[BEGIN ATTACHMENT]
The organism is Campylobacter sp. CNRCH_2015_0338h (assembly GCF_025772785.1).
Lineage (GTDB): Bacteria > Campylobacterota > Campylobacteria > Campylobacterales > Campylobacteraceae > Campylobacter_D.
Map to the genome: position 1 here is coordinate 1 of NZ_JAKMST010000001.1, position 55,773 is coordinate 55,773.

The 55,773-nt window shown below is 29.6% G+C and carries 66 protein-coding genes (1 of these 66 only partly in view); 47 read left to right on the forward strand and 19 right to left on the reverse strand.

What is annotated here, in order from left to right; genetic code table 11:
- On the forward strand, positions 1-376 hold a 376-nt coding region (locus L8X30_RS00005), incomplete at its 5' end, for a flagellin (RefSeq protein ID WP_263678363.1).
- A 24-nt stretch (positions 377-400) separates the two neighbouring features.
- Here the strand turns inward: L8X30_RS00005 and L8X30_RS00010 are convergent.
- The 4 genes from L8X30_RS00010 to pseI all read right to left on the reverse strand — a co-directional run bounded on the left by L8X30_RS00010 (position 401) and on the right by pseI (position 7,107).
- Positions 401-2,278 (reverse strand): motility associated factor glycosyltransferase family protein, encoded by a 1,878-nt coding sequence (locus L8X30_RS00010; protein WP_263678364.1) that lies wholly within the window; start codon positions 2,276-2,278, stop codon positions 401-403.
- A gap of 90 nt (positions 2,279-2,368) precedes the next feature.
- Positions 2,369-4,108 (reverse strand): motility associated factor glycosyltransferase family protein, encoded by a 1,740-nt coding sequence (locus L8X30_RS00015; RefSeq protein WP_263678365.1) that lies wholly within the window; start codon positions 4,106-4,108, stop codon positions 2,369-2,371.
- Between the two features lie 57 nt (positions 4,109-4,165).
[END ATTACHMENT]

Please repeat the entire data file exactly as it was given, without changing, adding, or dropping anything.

The organism is Campylobacter sp. CNRCH_2015_0338h (assembly GCF_025772785.1).
Lineage (GTDB): Bacteria > Campylobacterota > Campylobacteria > Campylobacterales > Campylobacteraceae > Campylobacter_D.
Map to the genome: position 1 here is coordinate 1 of NZ_JAKMST010000001.1, position 55,773 is coordinate 55,773.

The 55,773-nt window shown below is 29.6% G+C and carries 66 protein-coding genes (1 of these 66 only partly in view); 47 read left to right on the forward strand and 19 right to left on the reverse strand.

What is annotated here, in order from left to right; genetic code table 11:
- On the forward strand, positions 1-376 hold a 376-nt coding region (locus L8X30_RS00005), incomplete at its 5' end, for a flagellin (RefSeq protein ID WP_263678363.1).
- A 24-nt stretch (positions 377-400) separates the two neighbouring features.
- Here the strand turns inward: L8X30_RS00005 and L8X30_RS00010 are convergent.
- The 4 genes from L8X30_RS00010 to pseI all read right to left on the reverse strand — a co-directional run bounded on the left by L8X30_RS00010 (position 401) and on the right by pseI (position 7,107).
- Positions 401-2,278 (reverse strand): motility associated factor glycosyltransferase family protein, encoded by a 1,878-nt coding sequence (locus L8X30_RS00010; protein WP_263678364.1) that lies wholly within the window; start codon positions 2,276-2,278, stop codon positions 401-403.
- A gap of 90 nt (positions 2,279-2,368) precedes the next feature.
- Positions 2,369-4,108 (reverse strand): motility associated factor glycosyltransferase family protein, encoded by a 1,740-nt coding sequence (locus L8X30_RS00015; RefSeq protein WP_263678365.1) that lies wholly within the window; start codon positions 4,106-4,108, stop codon positions 2,369-2,371.
- Between the two features lie 57 nt (positions 4,109-4,165).